Objective: To assess HIV prevalence and related risk factors among inmates at the Quebec Detention Centre (QDC).
Design: Cross-sectional prevalence study.
Methods: Inmates incarcerated at the QDC in September 1994 were asked to participate in an anonymous survey concerning HIV infection. Volunteers answered a questionnaire and provided a saliva sample during a meeting with an interviewer.
Results: The overall participation rate was 95% (618 out of 651). HIV prevalence was 2% (11 out of 499) in men. All HIV-infected men were injecting drug users (IDU) with an HIV prevalence of 9% (11 out of 129) in this group. HIV prevalence was 14% (9/63) among male IDU admitting previous needle-sharing and 3% (two out of 66) among the other IDU (odds ratio, 5.3; P = 0.028). Twelve male inmates admitted injecting drugs during imprisonment, of whom 11 shared needles and three were HIV-positive. HIV prevalence in men reporting sexual intercourse with men prior to incarceration was 10% (five out of 52). Nine of the 119 women were HIV-infected (8%), seven of whom were IDU (prevalence of 16% in female IDU). One of the two non-IDU had sexual contacts with male IDU, and the other with men who had sex with men. Tattooing was not associated with HIV infection in either men or women.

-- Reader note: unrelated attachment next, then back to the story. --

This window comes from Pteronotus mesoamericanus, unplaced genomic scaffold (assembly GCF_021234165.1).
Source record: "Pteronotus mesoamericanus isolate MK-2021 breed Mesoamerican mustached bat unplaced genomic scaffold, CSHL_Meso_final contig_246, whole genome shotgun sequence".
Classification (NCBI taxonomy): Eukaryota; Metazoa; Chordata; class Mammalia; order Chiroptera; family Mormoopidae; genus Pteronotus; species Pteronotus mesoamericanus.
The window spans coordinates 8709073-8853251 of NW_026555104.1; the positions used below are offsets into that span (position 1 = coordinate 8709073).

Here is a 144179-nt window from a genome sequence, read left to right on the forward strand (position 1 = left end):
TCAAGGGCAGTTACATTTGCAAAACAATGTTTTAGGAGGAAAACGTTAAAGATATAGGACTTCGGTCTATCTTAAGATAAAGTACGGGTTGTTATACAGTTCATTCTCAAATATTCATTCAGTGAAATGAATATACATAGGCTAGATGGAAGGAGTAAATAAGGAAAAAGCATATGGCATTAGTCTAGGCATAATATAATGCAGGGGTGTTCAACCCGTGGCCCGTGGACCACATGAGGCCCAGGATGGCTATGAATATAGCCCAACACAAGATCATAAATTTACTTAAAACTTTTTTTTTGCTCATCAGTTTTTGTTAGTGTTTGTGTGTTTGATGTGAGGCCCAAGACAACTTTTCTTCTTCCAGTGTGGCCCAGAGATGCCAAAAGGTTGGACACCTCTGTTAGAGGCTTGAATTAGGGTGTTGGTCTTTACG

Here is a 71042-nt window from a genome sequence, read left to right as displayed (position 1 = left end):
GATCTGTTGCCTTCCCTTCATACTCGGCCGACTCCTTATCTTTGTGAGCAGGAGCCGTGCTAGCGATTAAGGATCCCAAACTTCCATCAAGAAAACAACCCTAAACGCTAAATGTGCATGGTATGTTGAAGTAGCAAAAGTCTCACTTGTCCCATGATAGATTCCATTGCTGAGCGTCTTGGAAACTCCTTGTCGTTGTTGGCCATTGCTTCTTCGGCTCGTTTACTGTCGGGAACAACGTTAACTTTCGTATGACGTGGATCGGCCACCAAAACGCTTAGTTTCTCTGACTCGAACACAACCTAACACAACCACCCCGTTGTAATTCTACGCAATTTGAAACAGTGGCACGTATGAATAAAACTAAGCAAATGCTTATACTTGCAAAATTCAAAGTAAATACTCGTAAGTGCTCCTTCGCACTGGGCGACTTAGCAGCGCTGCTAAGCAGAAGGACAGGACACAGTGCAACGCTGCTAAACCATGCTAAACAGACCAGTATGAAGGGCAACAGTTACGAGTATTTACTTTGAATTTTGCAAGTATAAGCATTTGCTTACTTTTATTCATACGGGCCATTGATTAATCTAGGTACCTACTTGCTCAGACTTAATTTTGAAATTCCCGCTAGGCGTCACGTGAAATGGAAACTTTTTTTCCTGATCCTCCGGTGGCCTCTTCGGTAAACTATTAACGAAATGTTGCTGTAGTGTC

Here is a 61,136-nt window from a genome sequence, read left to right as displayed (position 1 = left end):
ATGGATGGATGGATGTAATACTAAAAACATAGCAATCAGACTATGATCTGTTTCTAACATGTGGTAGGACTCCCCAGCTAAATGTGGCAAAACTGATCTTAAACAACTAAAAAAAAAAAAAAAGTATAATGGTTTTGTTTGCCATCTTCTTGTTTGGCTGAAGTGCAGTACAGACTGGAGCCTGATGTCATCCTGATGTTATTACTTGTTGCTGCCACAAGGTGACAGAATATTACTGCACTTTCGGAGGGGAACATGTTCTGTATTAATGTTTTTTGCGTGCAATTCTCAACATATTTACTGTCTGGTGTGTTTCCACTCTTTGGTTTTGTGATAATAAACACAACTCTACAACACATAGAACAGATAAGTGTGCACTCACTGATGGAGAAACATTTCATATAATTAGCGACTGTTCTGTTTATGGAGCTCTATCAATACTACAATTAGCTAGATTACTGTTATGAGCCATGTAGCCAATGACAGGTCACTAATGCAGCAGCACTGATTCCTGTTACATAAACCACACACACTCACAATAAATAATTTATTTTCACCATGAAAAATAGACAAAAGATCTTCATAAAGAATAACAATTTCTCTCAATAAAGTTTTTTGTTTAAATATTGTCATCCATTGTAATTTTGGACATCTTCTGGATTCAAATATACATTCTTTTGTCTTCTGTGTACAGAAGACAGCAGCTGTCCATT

Conclusions: Prisoners constitute a group at high risk of HIV infection mainly because of the high proportion of them who are IDU. Imprisonment offers a good opportunity to provide education and preventive programs to this specific group that might otherwise be difficult to reach.